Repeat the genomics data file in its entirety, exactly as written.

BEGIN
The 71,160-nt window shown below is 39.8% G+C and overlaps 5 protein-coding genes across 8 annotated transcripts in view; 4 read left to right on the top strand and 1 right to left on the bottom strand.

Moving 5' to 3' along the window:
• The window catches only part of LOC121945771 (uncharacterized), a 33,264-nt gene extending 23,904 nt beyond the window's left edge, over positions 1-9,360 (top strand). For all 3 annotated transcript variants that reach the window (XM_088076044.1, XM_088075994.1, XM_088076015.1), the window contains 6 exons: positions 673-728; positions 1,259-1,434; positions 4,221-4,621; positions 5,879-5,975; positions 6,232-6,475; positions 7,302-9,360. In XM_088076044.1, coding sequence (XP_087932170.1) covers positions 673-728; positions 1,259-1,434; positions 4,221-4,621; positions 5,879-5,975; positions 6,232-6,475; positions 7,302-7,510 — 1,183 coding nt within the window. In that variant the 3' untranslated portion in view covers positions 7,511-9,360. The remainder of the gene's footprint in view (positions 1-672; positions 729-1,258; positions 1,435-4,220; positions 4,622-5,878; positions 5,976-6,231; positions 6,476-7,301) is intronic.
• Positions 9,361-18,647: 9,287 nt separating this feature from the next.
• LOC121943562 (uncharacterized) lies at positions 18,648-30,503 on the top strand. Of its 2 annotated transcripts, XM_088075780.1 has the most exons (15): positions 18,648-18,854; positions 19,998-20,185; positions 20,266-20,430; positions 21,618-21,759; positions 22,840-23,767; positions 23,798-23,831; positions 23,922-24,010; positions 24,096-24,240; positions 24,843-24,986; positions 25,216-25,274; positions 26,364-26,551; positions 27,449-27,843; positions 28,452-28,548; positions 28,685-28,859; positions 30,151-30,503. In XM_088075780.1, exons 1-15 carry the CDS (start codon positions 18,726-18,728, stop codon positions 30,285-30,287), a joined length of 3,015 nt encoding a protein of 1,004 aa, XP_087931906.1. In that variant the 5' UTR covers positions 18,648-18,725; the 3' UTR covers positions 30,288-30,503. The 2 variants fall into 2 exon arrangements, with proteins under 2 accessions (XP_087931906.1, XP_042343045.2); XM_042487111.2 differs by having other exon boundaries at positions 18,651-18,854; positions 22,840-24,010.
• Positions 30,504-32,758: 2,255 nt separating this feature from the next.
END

The 71,160-nt window shown below is 39.8% G+C and overlaps 5 protein-coding genes across 8 annotated transcripts in view; 4 read left to right on the top strand and 1 right to left on the bottom strand.

Moving 5' to 3' along the window:
• The window catches only part of LOC121945771 (uncharacterized), a 33,264-nt gene extending 23,904 nt beyond the window's left edge, over positions 1-9,360 (top strand). For all 3 annotated transcript variants that reach the window (XM_088076044.1, XM_088075994.1, XM_088076015.1), the window contains 6 exons: positions 673-728; positions 1,259-1,434; positions 4,221-4,621; positions 5,879-5,975; positions 6,232-6,475; positions 7,302-9,360. In XM_088076044.1, coding sequence (XP_087932170.1) covers positions 673-728; positions 1,259-1,434; positions 4,221-4,621; positions 5,879-5,975; positions 6,232-6,475; positions 7,302-7,510 — 1,183 coding nt within the window. In that variant the 3' untranslated portion in view covers positions 7,511-9,360. The remainder of the gene's footprint in view (positions 1-672; positions 729-1,258; positions 1,435-4,220; positions 4,622-5,878; positions 5,976-6,231; positions 6,476-7,301) is intronic.
• Positions 9,361-18,647: 9,287 nt separating this feature from the next.
• LOC121943562 (uncharacterized) lies at positions 18,648-30,503 on the top strand. Of its 2 annotated transcripts, XM_088075780.1 has the most exons (15): positions 18,648-18,854; positions 19,998-20,185; positions 20,266-20,430; positions 21,618-21,759; positions 22,840-23,767; positions 23,798-23,831; positions 23,922-24,010; positions 24,096-24,240; positions 24,843-24,986; positions 25,216-25,274; positions 26,364-26,551; positions 27,449-27,843; positions 28,452-28,548; positions 28,685-28,859; positions 30,151-30,503. In XM_088075780.1, exons 1-15 carry the CDS (start codon positions 18,726-18,728, stop codon positions 30,285-30,287), a joined length of 3,015 nt encoding a protein of 1,004 aa, XP_087931906.1. In that variant the 5' UTR covers positions 18,648-18,725; the 3' UTR covers positions 30,288-30,503. The 2 variants fall into 2 exon arrangements, with proteins under 2 accessions (XP_087931906.1, XP_042343045.2); XM_042487111.2 differs by having other exon boundaries at positions 18,651-18,854; positions 22,840-24,010.
• Positions 30,504-32,758: 2,255 nt separating this feature from the next.